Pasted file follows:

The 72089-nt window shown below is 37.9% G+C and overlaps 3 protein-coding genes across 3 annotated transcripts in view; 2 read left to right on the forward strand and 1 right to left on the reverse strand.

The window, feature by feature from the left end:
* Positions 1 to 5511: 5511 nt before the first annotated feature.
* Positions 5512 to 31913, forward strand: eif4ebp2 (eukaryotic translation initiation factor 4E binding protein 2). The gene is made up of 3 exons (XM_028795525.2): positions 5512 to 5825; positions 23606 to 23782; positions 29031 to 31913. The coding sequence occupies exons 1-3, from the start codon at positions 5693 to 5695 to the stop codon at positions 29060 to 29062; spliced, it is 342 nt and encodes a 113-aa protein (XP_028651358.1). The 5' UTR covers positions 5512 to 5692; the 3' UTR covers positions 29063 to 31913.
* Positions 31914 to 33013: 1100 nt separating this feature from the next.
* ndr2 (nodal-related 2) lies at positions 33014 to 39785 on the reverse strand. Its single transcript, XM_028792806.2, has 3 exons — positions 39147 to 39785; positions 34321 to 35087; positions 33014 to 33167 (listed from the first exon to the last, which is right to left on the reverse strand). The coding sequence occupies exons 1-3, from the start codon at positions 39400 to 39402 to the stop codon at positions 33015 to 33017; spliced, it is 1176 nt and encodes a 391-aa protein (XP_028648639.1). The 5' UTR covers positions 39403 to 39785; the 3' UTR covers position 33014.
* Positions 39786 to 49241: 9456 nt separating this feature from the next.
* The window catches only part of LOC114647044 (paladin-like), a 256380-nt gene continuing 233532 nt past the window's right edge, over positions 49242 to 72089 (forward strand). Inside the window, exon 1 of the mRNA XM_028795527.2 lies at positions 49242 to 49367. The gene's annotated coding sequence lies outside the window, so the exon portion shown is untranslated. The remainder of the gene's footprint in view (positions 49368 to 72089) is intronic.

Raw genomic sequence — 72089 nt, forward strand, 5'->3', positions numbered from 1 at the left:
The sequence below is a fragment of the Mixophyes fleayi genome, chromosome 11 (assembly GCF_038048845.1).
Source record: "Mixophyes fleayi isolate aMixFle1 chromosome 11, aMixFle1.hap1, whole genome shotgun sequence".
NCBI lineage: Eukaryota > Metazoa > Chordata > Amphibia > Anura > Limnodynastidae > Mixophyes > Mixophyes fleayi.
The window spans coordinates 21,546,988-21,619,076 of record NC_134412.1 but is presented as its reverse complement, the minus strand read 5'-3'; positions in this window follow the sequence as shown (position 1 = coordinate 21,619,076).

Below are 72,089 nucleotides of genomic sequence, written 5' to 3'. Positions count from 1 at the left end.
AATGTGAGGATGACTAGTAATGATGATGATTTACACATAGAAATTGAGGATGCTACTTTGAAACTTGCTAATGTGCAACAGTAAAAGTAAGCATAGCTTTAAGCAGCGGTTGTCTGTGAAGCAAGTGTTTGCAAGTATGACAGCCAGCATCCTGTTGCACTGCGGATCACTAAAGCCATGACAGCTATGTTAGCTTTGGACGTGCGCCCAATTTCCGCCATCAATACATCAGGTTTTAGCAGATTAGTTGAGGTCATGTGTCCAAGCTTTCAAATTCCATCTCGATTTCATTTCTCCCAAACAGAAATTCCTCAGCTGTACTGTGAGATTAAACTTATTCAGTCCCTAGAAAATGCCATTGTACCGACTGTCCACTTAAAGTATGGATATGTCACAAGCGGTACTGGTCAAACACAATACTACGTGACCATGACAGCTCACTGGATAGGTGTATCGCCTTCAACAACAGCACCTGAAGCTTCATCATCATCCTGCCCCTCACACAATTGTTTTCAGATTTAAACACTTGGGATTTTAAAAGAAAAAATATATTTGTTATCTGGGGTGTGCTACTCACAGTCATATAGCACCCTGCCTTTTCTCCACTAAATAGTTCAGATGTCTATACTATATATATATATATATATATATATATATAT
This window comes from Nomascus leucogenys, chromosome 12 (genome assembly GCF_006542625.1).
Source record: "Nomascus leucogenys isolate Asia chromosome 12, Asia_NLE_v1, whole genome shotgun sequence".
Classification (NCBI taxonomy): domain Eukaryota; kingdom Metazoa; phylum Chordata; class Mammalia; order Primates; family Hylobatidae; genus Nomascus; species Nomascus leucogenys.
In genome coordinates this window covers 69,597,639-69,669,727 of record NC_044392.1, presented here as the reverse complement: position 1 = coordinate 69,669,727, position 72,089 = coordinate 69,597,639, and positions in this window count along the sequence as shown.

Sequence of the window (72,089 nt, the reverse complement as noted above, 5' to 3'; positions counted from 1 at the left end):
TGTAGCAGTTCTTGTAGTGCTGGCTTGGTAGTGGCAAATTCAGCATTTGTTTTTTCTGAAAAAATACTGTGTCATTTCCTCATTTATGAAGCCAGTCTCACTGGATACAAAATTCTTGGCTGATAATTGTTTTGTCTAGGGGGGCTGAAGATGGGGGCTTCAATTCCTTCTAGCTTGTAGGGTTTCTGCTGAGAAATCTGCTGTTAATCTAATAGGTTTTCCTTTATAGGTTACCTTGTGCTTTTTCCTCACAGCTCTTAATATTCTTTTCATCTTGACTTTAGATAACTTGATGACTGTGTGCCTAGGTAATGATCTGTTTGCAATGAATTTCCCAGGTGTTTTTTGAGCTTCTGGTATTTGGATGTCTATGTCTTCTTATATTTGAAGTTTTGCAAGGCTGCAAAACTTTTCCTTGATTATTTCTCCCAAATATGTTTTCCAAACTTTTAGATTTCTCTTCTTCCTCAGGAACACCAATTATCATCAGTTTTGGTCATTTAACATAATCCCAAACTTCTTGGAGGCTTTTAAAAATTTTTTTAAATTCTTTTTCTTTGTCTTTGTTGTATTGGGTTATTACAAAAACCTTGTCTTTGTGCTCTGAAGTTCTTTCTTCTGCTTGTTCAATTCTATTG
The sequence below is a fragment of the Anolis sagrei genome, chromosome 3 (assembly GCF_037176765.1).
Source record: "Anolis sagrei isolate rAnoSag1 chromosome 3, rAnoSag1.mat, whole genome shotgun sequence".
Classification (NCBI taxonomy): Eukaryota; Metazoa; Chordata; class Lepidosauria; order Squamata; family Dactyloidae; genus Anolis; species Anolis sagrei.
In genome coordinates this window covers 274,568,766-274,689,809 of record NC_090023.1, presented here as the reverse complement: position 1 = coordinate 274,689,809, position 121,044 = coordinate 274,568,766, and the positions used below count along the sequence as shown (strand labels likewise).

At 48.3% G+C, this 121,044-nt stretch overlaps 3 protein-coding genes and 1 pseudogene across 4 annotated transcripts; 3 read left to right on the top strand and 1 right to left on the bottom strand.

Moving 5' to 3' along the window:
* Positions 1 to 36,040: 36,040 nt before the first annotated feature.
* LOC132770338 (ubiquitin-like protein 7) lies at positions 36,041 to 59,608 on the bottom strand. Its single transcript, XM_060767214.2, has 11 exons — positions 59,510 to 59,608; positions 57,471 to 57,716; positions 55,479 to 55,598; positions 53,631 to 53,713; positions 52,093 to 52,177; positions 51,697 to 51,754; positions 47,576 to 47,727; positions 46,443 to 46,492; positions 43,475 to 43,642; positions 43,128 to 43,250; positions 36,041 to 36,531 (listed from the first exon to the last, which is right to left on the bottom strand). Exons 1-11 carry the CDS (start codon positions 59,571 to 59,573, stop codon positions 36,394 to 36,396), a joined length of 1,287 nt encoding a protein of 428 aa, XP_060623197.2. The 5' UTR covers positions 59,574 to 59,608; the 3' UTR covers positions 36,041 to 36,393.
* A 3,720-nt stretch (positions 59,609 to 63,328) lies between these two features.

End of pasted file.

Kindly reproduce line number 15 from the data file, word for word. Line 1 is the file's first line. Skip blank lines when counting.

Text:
AATGTGAGGATGACTAGTAATGATGATGATTTACACATAGAAATTGAGGATGCTACTTTGAAACTTGCTAATGTGCAACAGTAAAAGTAAGCATAGCTTTAAGCAGCGGTTGTCTGTGAAGCAAGTGTTTGCAAGTATGACAGCCAGCATCCTGTTGCACTGCGGATCACTAAAGCCATGACAGCTATGTTAGCTTTGGACGTGCGCCCAATTTCCGCCATCAATACATCAGGTTTTAGCAGATTAGTTGAGGTCATGTGTCCAAGCTTTCAAATTCCATCTCGATTTCATTTCTCCCAAACAGAAATTCCTCAGCTGTACTGTGAGATTAAACTTATTCAGTCCCTAGAAAATGCCATTGTACCGACTGTCCACTTAAAGTATGGATATGTCACAAGCGGTACTGGTCAAACACAATACTACGTGACCATGACAGCTCACTGGATAGGTGTATCGCCTTCAACAACAGCACCTGAAGCTTCATCATCATCCTGCCCCTCACACAATTGTTTTCAGATTTAAACACTTGGGATTTTAAAAGAAAAAATATATTTGTTATCTGGGGTGTGCTACTCACAGTCATATAGCACCCTGCCTTTTCTCCACTAAATAGTTCAGATGTCTATACTATATATATATATATATATATATATATATAT